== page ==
Adjunct professors filed a petition Monday to bring a union to campus, following almost two years of failed attempts at gaining representation. Professors are calling for benefits, job security and higher salaries.
This week, the National Labor Relations Board will hold a hearing with the University, faculty members and Service Employees International Union 500 to allow professors to testify about their grievances and give GW a chance to acknowledge all parties.
While the University may voluntarily recognize the union at any point, officials said GW will request that adjunct faculty members hold an election to vote on whether the union can come to campus.
“It’s our right to have a voice,” said Jim Levy, an adjunct professor in the department of music, who has worked on the unionization effort for about a year and a half.
Anne McLeer, a union organizer and adjunct professor in the women’s studies department, said she hopes the election will be held by the end of the semester while faculty members are still in the D.C. area. The election requires a majority of adjunct faculty members’ support to allow the SEIU to represent them.
“At this stage the election is a democratic way of showing support for this,” she said.
The SEIU represents faculty at the California State University system.
If successful, an adjunct professor union could come onto campus as soon as this fall. GW currently has 1,115 part-time faculty members and 807 full-time faculty members, said Joachim Knop, associate director of the Office of Institutional Research.
Matt Nehmer, acting assistant director of Media Relations, said in a statement that the University will hold a “fair and free election.”
“(T)he University encourages the free discussion by members of the University community (about) the associated complex issues,” he said.
Most part-time professors do not receive health care, retirement or child care benefits, as full-time faculty members do.
Kip Lornell, a union organizer and adjunct in the department of music, said about 60 of the more than 1,100 part-time faculty members are considered “regular part-time faculty,” receiving about one-third of a full-time faculty member’s benefits. All other part-time faculty members receive no benefits, he said.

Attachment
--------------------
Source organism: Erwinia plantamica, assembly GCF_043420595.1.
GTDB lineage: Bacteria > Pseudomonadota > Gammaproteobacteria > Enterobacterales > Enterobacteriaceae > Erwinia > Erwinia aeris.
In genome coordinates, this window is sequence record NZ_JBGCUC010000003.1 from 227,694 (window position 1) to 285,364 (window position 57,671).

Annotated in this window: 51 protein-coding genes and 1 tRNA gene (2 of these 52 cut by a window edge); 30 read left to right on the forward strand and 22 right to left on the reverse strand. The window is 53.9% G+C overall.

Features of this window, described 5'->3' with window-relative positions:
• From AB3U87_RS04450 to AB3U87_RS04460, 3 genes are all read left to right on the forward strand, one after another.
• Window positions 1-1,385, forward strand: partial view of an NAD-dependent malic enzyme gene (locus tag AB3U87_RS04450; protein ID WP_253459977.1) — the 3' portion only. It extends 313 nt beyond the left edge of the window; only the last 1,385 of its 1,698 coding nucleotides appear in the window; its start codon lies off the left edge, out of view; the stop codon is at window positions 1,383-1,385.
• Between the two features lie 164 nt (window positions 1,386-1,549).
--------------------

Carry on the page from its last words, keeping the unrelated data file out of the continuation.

Donald Lehman, executive vice president for Academic Affairs, said many part-time faculty members have other jobs and do not want benefits from the University.
Currently, adjunct professors earn $2,500 to $4,200 per course per semester, according to an April 2002 Faculty Senate report. Officials determine adjuncts’ salary ranges based on their titles and seniority – assistant professorial lecturer, associate professorial lecturer, lecturer or professorial lecturer. Lehman said each group of adjuncts has a minimum salary but may exceed the maximum salary allotted.
He also said the University has not increased the salary ranges since December 1999.
“(The) ranges were felt to be competitive, especially with the minima that we had instituted,” he said.
However, some adjuncts said the pay ranges should account for changing economic times.
“We are being paid wages that reflect last century’s situation,” said Lornell, who added that the union has support from adjuncts throughout the University, especially in the Columbian College of Arts and Sciences.
Adjunct faculty members also said they would like job security. Currently, adjunct faculty members work on a semester-to-semester basis.
“On a very practical level, students will ask me in the spring what courses I’m teaching in the fall,” McLeer said. “And I have to say I’m not 100 percent sure.”
Lehman said while regular part-time faculty members work under yearly contracts, adjuncts are rehired each semester depending on University need. He said departments judge whether they will rehire adjunct faculty members based on how many full-time faculty members departments are required to teach classes.
He added that some adjunct faculty members “bring special expertise” from institutions outside of the University.
“Sometimes people approach us saying they would love to teach at the University,” Lehman said.
Last year, adjunct faculty members and graduate teaching assistants attempted to unionize under United Auto Workers. However, Lornell said organizers had a “mutual parting of ways” in September because the UAW wanted to immediately include GTAs, to aggressively recruit members and did not want to send enough resources.
“(The disaffiliation) had to do with their philosophy of how to run the campaign,” he said, adding that faculty members looked at about four other organizations before choosing SEIU in November.